Column: Our truth and honor
A colleague from USC Aiken sent me an email seeking my thoughts on a memorial event reflecting Sept. 11, 2001. The email included background information on previous 9/11 events and the potential negative perception by the university’s military veteran community if an event did not take place this year. My colleague’s heart wanted to do “something,” but was not sure how many years following a tragic event should the community hold memorials. The students in this year’s freshman class – for the most part – were six years old in 2001. These are the kids, so to speak, President Bush was reading to on that horrific day. I wonder what these now college students remember of that day or the story read to them.
I let the email sit for a few days before responding. September 11 continues to stir me. I needed to ensure my reply was not soaked in my own issues. I lost several friends that morning: Ray Downey Jr., Jack Fanning, John Paolillo and many, many more. Paolillo introduced me and several other Marines to New York City’s finest bagel shop earlier that year.
To be perfectly honest, I do not attend 9/11 memorial services, remain silent during morning moments of silence or listen to speakers tell of that day. I am not at the point where I can process that day’s attacks. As with my colleague’s email, this column’s topic is a stretch for me.
Two years before Sept. 11, 2001, I was part of a Marine Corps unit – well trained and strategically located to respond to acts of terror. Previous attacks against American citizens, internationally and nationally, were the springboard for this specialized unit. The years leading up to this day, my unit spent with the nation’s leading police and fire departments. Special operations chiefs from Seattle, Chicago, Los Angeles, New York and Washington, D.C. became close friends in protecting American citizens. We spent countless days away from our families wrestling through the worst of scenarios. Ray Downey Jr., a U.S. Marine Corps veteran turned deputy chief of Special Operations Command, Fire Department New York, proved invaluable. Ray opened not only the fire department to my unit but the city itself.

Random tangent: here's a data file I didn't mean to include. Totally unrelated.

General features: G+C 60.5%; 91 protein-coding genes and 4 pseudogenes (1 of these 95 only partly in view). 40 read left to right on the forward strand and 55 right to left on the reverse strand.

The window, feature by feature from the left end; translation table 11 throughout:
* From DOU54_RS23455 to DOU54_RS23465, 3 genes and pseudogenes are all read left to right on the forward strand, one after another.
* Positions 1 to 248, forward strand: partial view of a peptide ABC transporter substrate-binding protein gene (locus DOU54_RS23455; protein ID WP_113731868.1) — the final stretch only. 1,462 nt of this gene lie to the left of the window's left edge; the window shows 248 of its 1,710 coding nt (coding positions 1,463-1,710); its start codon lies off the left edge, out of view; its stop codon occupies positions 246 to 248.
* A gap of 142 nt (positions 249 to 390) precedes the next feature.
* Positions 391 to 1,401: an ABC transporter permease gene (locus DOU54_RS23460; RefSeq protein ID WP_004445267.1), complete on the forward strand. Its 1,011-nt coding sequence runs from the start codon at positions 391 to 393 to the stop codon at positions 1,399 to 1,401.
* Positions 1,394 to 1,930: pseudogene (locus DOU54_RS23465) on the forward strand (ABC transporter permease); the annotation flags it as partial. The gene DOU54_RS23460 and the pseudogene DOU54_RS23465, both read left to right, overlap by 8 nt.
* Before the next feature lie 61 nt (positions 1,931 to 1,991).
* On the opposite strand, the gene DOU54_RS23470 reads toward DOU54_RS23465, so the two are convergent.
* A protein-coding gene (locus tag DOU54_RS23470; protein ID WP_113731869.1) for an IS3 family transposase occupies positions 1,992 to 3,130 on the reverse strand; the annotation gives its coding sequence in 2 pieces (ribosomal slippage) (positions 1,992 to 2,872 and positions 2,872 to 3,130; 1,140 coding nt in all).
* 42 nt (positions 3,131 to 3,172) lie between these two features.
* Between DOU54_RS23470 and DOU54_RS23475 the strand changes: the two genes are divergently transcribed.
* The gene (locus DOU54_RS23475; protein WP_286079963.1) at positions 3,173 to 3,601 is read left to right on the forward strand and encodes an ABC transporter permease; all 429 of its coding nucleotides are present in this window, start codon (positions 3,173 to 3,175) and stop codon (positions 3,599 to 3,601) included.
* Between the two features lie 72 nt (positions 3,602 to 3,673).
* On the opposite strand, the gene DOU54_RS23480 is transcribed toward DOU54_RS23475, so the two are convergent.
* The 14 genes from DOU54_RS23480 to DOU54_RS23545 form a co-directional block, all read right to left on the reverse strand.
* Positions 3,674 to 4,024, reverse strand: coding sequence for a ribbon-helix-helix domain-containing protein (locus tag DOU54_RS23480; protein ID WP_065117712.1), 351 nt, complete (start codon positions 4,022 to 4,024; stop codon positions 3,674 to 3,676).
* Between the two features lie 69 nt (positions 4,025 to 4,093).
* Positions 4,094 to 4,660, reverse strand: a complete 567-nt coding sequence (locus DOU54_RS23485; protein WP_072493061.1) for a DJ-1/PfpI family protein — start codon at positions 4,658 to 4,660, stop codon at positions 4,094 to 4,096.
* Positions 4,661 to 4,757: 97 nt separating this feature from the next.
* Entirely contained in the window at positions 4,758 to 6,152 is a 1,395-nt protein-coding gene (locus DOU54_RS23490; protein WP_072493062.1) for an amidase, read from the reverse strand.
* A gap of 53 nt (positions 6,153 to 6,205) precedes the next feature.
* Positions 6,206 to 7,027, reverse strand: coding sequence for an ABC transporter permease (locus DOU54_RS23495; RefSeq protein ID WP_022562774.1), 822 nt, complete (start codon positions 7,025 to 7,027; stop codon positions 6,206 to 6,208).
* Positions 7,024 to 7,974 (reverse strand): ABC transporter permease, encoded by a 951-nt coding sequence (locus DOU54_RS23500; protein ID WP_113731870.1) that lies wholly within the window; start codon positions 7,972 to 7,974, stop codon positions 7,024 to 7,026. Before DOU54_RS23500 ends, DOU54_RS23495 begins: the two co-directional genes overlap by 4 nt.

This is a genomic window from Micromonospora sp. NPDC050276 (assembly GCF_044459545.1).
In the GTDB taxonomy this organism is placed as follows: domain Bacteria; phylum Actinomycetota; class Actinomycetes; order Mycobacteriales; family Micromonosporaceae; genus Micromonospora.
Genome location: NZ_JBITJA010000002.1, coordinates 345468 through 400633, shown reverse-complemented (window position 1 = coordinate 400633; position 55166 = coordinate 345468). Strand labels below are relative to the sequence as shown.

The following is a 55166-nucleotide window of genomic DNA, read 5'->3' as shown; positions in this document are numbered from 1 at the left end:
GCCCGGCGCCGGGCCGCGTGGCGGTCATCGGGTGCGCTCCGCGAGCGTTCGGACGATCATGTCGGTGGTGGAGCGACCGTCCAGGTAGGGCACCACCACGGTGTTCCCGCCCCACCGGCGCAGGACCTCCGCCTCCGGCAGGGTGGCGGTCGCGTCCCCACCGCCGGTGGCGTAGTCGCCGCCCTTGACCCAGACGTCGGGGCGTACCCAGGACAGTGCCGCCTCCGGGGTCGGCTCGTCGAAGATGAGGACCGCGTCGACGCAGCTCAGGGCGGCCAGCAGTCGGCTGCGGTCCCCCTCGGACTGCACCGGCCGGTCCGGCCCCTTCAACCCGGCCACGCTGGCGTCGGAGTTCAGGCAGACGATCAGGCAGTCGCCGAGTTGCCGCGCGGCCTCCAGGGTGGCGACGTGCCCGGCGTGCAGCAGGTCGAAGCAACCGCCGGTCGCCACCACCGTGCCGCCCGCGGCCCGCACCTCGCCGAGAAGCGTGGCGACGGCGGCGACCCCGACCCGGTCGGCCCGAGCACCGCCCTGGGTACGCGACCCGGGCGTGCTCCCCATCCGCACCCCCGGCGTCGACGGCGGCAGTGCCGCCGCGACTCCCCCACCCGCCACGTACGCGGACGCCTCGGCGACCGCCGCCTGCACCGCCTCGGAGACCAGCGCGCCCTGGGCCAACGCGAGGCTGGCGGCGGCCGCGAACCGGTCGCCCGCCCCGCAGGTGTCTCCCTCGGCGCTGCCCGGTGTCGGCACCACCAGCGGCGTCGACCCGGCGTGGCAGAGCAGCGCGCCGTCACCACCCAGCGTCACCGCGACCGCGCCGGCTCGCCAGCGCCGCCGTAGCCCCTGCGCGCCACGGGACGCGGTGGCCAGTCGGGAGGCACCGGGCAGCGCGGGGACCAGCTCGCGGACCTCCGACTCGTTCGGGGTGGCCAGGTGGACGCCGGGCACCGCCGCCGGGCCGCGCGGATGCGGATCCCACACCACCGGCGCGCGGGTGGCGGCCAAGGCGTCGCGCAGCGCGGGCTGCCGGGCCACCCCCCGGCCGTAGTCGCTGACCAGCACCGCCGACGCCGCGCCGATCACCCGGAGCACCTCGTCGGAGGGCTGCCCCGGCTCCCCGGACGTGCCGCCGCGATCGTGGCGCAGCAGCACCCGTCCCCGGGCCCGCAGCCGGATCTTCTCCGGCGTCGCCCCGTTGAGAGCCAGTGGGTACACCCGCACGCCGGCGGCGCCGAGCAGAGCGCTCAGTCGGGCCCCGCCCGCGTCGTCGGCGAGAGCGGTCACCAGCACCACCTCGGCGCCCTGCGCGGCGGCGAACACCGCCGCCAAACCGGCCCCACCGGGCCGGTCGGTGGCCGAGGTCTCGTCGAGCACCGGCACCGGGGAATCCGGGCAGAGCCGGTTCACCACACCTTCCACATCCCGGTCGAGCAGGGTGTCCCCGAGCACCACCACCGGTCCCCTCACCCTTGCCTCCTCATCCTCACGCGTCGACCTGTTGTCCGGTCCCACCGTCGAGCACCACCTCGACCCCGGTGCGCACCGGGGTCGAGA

Early afternoon on Sept. 11, 2001, I received news that Ray, along with 343 other brothers, were in the towers when they collapsed. I will never see Ray, Chief Downey, again. He was a legend in the Fire and Rescue community; he served his community with the passion of a Marine and community servant.
I watched the attack of the four planes from within our command center. The officers of my unit spent the hours following preparing for launch orders, the enlisted men ensured equipment and supplies were ready. Our families came to the base to say goodbye and hoped for answers. We lived 19 miles from the Pentagon; nobody was sure what the future would bring. My youngest son, 12 at the time, handed me my rucksack and was lost for words. I told him I would be home soon. I do not know how he processed that moment; I only remember his eyes staring deep at me searching for assurance.
My unit never deployed that day or the next; we watched as the nation watched. As a Marine, I never questioned why; I dealt with it. Weeks later, a few others and I received orders to the Middle East; at least there, we would respond.
My response to my colleague’s email was simple, perhaps not popular, but true to my thinking. We do not neglect the events and loss of 9/11 without a formal ceremony, but allow people in their own way to honor the day. Not by way of a formal must-attend event, but through individual actions.
Long ago, our nation set aside two special days: Memorial Day for remembrance and Veterans Day for honor. We all have friends or family for each. For me, this Sept. 11, in early afternoon, my wife and I are getting on an international flight, a visit to family. I am choosing to dwell on what is true and honoring. I am honoring the day and those friends lost with my freedom.
Robert A. Murphy is USC Aiken’s Veteran and Military Student Success official, and a veterans advocate with the Aiken/Augusta Warrior Project.